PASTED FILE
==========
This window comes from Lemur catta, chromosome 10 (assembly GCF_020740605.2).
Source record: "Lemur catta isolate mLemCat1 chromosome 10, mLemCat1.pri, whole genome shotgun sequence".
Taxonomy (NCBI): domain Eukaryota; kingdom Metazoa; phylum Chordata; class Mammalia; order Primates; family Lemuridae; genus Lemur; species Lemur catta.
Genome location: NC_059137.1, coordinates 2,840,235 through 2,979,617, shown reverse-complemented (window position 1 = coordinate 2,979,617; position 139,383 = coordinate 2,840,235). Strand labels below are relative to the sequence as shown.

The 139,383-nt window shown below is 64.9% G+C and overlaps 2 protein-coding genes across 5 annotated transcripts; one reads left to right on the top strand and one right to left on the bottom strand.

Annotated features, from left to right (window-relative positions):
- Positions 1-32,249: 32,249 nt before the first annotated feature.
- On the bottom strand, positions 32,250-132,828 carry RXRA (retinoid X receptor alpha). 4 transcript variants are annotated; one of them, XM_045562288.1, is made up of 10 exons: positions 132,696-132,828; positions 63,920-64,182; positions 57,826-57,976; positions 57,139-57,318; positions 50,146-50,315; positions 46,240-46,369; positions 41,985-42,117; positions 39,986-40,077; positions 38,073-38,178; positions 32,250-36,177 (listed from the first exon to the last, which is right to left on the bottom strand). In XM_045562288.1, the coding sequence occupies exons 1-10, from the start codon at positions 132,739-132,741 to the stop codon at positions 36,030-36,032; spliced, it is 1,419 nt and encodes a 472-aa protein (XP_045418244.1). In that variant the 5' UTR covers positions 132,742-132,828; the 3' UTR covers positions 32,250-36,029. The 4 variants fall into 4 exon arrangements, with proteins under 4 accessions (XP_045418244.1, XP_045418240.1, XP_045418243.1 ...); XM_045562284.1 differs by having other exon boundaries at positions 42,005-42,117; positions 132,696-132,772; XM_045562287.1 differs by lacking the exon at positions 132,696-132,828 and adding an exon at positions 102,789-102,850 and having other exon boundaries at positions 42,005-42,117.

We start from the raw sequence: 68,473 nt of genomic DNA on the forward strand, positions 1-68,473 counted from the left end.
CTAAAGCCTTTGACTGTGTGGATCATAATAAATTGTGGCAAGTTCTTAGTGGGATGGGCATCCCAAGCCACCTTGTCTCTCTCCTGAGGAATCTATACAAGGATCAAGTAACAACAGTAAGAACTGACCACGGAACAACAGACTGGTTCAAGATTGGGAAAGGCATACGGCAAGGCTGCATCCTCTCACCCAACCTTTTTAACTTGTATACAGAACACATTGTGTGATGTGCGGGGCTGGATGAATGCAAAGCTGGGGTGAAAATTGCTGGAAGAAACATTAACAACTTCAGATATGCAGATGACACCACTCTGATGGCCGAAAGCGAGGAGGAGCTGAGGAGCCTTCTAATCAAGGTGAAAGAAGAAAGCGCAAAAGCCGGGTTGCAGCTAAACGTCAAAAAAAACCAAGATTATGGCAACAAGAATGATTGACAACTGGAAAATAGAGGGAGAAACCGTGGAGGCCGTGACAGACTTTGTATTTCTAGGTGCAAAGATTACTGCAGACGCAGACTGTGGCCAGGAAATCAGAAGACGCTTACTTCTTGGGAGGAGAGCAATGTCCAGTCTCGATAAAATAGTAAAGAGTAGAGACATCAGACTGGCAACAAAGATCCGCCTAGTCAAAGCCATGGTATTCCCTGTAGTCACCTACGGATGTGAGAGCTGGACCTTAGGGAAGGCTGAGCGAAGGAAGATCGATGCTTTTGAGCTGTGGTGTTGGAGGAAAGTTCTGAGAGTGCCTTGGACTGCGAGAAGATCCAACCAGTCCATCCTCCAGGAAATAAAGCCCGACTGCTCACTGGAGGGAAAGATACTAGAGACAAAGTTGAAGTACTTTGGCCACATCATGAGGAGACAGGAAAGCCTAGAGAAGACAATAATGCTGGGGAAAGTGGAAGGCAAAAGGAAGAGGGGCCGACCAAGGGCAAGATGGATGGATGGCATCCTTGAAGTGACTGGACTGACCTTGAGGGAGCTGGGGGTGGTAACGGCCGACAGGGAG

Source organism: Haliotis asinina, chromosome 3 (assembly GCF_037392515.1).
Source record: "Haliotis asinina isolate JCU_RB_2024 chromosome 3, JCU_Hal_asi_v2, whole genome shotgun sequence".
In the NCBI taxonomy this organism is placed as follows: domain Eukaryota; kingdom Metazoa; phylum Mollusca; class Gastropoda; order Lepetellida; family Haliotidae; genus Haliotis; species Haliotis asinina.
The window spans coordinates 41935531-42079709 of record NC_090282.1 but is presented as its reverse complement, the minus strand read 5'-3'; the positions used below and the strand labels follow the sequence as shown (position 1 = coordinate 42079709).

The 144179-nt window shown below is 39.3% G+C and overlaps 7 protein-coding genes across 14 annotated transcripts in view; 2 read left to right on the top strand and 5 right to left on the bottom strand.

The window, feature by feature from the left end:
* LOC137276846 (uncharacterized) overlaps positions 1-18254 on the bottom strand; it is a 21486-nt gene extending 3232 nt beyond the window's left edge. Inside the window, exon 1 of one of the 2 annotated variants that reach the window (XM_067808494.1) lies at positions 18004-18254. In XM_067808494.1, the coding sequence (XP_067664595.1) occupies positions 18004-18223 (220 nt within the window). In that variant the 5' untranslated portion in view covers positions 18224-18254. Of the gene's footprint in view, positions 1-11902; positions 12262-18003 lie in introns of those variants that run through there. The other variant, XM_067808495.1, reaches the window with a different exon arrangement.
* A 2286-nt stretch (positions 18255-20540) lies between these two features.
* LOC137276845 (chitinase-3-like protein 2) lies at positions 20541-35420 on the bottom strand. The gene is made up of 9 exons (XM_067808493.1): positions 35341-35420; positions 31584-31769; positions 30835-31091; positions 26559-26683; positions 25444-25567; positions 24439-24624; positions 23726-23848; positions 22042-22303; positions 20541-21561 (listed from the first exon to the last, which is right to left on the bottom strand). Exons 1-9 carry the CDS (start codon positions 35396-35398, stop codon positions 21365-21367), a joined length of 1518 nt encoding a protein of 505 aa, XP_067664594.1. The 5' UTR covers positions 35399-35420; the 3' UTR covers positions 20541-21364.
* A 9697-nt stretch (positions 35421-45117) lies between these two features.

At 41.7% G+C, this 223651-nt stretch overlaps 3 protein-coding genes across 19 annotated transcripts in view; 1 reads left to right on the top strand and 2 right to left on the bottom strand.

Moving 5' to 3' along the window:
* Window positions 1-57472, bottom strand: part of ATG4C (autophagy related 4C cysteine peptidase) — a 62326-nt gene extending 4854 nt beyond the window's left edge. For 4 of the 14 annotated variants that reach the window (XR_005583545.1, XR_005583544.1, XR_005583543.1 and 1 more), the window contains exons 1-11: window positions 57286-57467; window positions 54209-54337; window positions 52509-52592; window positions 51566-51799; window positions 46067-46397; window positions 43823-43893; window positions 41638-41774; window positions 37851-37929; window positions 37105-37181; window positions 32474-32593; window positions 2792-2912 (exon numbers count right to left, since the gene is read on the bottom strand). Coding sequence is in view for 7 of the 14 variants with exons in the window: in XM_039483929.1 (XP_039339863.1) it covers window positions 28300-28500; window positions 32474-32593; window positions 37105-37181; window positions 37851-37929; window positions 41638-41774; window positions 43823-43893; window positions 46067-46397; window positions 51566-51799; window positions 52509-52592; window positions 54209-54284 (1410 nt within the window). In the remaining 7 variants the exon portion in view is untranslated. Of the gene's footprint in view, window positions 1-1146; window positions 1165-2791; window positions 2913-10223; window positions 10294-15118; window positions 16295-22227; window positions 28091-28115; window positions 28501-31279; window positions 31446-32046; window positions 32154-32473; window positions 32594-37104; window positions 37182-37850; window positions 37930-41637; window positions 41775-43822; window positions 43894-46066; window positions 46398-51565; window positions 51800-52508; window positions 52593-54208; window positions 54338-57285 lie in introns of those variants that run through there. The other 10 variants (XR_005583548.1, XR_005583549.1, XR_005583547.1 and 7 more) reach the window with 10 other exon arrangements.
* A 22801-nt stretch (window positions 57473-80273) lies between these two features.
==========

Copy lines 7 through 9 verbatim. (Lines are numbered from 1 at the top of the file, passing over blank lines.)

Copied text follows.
- Positions 1-32,249: 32,249 nt before the first annotated feature.
- On the bottom strand, positions 32,250-132,828 carry RXRA (retinoid X receptor alpha). 4 transcript variants are annotated; one of them, XM_045562288.1, is made up of 10 exons: positions 132,696-132,828; positions 63,920-64,182; positions 57,826-57,976; positions 57,139-57,318; positions 50,146-50,315; positions 46,240-46,369; positions 41,985-42,117; positions 39,986-40,077; positions 38,073-38,178; positions 32,250-36,177 (listed from the first exon to the last, which is right to left on the bottom strand). In XM_045562288.1, the coding sequence occupies exons 1-10, from the start codon at positions 132,739-132,741 to the stop codon at positions 36,030-36,032; spliced, it is 1,419 nt and encodes a 472-aa protein (XP_045418244.1). In that variant the 5' UTR covers positions 132,742-132,828; the 3' UTR covers positions 32,250-36,029. The 4 variants fall into 4 exon arrangements, with proteins under 4 accessions (XP_045418244.1, XP_045418240.1, XP_045418243.1 ...); XM_045562284.1 differs by having other exon boundaries at positions 42,005-42,117; positions 132,696-132,772; XM_045562287.1 differs by lacking the exon at positions 132,696-132,828 and adding an exon at positions 102,789-102,850 and having other exon boundaries at positions 42,005-42,117.

We start from the raw sequence: 68,473 nt of genomic DNA on the forward strand, positions 1-68,473 counted from the left end.